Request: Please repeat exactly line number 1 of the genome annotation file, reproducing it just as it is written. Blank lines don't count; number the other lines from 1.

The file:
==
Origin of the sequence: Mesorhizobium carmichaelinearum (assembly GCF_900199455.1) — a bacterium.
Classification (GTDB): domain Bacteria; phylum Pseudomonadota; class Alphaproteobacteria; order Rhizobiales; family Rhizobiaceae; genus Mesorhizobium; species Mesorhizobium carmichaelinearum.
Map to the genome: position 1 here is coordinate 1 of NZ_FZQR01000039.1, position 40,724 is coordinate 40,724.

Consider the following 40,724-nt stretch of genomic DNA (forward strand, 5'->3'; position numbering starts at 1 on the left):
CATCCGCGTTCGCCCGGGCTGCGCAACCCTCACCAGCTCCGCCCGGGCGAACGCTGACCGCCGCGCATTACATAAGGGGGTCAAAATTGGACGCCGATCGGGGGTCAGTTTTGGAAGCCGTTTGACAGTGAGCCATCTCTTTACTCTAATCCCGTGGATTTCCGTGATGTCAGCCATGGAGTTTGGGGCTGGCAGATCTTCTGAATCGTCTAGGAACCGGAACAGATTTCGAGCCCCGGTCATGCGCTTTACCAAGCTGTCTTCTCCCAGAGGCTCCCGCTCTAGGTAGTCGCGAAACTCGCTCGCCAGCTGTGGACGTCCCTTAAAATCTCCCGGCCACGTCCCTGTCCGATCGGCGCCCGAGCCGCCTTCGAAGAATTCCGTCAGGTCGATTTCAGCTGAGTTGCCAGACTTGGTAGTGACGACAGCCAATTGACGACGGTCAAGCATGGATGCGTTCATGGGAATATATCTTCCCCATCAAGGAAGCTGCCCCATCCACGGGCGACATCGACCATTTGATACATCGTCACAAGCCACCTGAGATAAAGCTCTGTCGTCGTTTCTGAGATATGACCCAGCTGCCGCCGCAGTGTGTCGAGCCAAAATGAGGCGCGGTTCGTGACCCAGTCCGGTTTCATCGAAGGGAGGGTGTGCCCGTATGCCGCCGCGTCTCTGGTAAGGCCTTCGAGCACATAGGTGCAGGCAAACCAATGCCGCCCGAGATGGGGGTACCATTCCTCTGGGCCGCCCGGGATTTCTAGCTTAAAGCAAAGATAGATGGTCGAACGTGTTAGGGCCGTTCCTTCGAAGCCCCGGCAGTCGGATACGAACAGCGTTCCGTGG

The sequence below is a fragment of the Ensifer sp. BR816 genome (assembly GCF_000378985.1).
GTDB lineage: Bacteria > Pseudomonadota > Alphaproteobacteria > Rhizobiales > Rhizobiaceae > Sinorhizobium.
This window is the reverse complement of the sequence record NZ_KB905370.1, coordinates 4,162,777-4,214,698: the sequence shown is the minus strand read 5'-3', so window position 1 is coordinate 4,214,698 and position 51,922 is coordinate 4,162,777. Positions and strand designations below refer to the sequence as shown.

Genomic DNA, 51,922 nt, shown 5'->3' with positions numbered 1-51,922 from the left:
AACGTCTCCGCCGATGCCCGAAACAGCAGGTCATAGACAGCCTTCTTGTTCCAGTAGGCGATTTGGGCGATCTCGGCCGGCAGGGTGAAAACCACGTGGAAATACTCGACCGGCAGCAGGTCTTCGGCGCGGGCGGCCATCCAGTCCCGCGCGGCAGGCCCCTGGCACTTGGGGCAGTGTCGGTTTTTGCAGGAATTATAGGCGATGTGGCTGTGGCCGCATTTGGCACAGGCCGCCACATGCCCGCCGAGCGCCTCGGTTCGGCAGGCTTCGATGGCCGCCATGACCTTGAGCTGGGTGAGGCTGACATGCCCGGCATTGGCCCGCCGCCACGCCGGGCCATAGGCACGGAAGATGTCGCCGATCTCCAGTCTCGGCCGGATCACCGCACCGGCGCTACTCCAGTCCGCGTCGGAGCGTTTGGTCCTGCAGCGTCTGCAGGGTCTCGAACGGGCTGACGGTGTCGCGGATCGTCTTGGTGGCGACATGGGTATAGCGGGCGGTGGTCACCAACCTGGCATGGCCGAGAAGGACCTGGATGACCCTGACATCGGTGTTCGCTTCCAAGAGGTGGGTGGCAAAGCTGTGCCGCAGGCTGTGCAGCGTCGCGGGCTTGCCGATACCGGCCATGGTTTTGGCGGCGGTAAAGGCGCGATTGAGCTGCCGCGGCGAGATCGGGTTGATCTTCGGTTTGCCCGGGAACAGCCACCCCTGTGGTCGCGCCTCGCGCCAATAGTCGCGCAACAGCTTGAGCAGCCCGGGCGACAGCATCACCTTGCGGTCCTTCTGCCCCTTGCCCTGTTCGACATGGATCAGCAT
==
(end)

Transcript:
Origin of the sequence: Mesorhizobium carmichaelinearum (assembly GCF_900199455.1) — a bacterium.